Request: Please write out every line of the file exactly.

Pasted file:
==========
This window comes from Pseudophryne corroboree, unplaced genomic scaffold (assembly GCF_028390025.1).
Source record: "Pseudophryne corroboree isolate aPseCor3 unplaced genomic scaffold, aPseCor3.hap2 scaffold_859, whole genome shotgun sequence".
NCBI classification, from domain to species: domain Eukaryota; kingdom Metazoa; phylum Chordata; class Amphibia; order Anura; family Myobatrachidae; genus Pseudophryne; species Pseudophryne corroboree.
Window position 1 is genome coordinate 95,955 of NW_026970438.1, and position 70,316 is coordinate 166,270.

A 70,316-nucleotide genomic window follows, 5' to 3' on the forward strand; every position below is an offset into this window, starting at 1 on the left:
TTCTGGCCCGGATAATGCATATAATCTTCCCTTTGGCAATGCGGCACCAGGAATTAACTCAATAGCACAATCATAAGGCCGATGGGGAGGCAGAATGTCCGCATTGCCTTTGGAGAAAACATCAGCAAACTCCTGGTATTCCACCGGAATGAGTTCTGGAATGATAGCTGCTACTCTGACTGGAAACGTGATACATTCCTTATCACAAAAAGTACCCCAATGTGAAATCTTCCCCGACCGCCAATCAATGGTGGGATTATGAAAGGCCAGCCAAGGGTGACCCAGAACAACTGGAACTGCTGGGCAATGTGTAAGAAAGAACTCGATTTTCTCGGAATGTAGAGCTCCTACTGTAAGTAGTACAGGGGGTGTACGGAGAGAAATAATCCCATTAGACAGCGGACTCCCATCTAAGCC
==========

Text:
This window comes from Pseudophryne corroboree, unplaced genomic scaffold (assembly GCF_028390025.1).
Source record: "Pseudophryne corroboree isolate aPseCor3 unplaced genomic scaffold, aPseCor3.hap2 scaffold_859, whole genome shotgun sequence".
NCBI classification, from domain to species: domain Eukaryota; kingdom Metazoa; phylum Chordata; class Amphibia; order Anura; family Myobatrachidae; genus Pseudophryne; species Pseudophryne corroboree.
Window position 1 is genome coordinate 95,955 of NW_026970438.1, and position 70,316 is coordinate 166,270.

A 70,316-nucleotide genomic window follows, 5' to 3' on the forward strand; every position below is an offset into this window, starting at 1 on the left:
TTCTGGCCCGGATAATGCATATAATCTTCCCTTTGGCAATGCGGCACCAGGAATTAACTCAATAGCACAATCATAAGGCCGATGGGGAGGCAGAATGTCCGCATTGCCTTTGGAGAAAACATCAGCAAACTCCTGGTATTCCACCGGAATGAGTTCTGGAATGATAGCTGCTACTCTGACTGGAAACGTGATACATTCCTTATCACAAAAAGTACCCCAATGTGAAATCTTCCCCGACCGCCAATCAATGGTGGGATTATGAAAGGCCAGCCAAGGGTGACCCAGAACAACTGGAACTGCTGGGCAATGTGTAAGAAAGAACTCGATTTTCTCGGAATGTAGAGCTCCTACTGTAAGTAGTACAGGGGGTGTACGGAGAGAAATAATCCCATTAGACAGCGGACTCCCATCTAAGCC